So it should come as no surprise that Jesus is driven into the wilderness to be alone with God, to face the deepest questions about who he is and what his ministry is to be about. I would like to suggest that if we share his yearning, and the yearning of Isaiah, for intimacy with God, that this Lent we join him there.

He is inviting us, you know!

“Oh that you would rend the heavens and come down!” needs to be combined with the Ash Wednesday reading from Joel, which is like God’s response: “Rend your heart and not your garments.” Make space in your heart – crack, tear open a hole for God to enter.

That is to say, it’s a two-way yearning. What parent doesn’t delight in spending time with their children – or their children delighting to spend time with them? Who doesn’t feel this way about being with their beloved?

On Ash Wednesday, I shared the following quote from Richard Foster’s excellent book, Prayer: Finding the Heart’s True Home:

God has graciously allowed me to catch a glimpse into his heart, and I want to share with you what I have seen. Today the heart of God is an open wound of love. He aches over our distance and preoccupation. He mourns that we do not draw near to him. He grieves that we have forgotten him. He weeps over our obsession with muchness and manyness. He longs for our presence.

And he is inviting you – and me – to come home, to come home to where we belong, to come home to that for which we were created. His arms are stretched out wide to receive us. His heart is enlarged to take us in.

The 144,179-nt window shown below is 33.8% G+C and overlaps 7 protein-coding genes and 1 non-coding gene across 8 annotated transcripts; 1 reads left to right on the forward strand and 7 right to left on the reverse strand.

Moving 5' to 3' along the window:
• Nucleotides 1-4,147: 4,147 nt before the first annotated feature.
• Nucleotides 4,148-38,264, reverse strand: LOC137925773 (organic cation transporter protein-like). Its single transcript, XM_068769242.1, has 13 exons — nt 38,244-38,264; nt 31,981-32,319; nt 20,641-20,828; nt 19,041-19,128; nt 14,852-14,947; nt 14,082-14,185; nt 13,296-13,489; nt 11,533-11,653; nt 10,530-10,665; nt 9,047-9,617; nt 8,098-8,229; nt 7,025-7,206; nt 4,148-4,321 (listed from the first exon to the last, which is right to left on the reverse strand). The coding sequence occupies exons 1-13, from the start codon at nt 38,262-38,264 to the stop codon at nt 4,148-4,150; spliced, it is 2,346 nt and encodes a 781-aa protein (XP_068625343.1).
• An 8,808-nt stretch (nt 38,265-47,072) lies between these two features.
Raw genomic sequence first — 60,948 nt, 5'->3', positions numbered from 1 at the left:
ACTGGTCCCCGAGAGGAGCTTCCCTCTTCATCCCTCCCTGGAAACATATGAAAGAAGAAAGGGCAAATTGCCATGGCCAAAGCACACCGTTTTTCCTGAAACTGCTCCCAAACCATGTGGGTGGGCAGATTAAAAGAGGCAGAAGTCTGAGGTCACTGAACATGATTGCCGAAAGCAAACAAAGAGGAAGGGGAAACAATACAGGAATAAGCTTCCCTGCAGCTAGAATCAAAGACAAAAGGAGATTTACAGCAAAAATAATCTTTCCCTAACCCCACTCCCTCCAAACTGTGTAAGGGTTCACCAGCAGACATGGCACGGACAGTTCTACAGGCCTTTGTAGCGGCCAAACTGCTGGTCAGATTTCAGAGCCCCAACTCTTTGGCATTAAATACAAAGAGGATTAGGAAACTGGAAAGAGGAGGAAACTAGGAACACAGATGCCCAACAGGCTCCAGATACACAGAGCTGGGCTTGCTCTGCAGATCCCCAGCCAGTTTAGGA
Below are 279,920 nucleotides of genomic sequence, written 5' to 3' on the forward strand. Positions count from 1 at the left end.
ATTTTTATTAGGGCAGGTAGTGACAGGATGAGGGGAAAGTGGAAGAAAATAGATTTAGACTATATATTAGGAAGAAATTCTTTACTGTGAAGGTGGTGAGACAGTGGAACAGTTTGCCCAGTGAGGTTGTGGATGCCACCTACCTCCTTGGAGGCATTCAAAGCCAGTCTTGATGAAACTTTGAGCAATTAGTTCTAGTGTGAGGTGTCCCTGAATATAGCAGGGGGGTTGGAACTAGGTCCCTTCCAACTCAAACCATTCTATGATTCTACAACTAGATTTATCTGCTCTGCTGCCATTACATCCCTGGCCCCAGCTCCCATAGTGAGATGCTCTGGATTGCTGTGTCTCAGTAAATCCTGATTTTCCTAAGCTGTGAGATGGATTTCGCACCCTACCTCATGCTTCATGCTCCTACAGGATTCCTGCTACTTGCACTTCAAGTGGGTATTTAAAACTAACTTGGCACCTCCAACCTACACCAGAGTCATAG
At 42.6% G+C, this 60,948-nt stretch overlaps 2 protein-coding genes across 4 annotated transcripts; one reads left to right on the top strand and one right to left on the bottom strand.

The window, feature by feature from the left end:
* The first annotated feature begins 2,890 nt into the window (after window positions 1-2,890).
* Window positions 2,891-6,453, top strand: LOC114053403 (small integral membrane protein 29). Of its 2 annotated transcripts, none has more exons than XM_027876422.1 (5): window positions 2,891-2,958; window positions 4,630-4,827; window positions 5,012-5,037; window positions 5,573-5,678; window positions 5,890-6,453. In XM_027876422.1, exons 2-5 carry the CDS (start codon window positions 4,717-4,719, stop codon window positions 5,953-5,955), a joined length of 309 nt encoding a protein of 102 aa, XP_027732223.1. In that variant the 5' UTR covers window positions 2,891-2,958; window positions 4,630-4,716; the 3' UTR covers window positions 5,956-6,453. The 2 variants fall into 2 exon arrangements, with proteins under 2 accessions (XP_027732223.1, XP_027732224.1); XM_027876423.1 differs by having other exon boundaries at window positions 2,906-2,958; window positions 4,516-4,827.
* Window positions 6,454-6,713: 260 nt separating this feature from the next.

God’s yearning for us is far, far greater than our yearning for God!

Lent is all about responding to God’s invitation to go deeper – to allow your roots to lengthen, going deeper into God – and God’s roots to lengthen, going deeper in us.

It’s, if you like, about “going camping” with God – joining Jesus in the wilderness, to spend time with him, learn from him, commune with him, and enjoy being alone together.  

Richard Foster shares the following story:

One day a friend of mine was walking through a shopping mall with his two-year-old son. The child was in a particularly cantankerous mood, fussing and fuming. The frustrated father tried everything to quiet his son, but nothing seemed to help. The child simply would not obey. Then, under some special inspiration, the father scooped up the son and, holding him close to his chest, began singing an impromptu love song. None of the words rhymed. He sang off key. And yet, as best he could, this father began sharing his heart. “I love you,” he sang. “I’m so glad you’re my boy. You make me happy. I like the way you laugh.” On they went from one store to the next. Quietly the father continued singing off key and making up words that did not rhyme. The child relaxed and became still, listening to this strange and wonderful song. Finally, they finished shopping and went to the car. As the father opened the door and prepared to buckle his son into the carseat, the child lifted his head and said simply, “Sing it to me again, Daddy! Sing it to me again!”

[Spending time alone with God] is a little like that. With simplicity of heart we allow ourselves to be gathered up into the arms of the Father and let him sing his love song over us.

May all of us experience a Lent of such joyous intimacy with God as we camp out in the wilderness together.

(This is adapted from my February 26 sermon and March Living Waters message. The painting at the top of this posting is a depiction of John 21:9-12 entitled “By the Fire,” by artist Rik Berry.)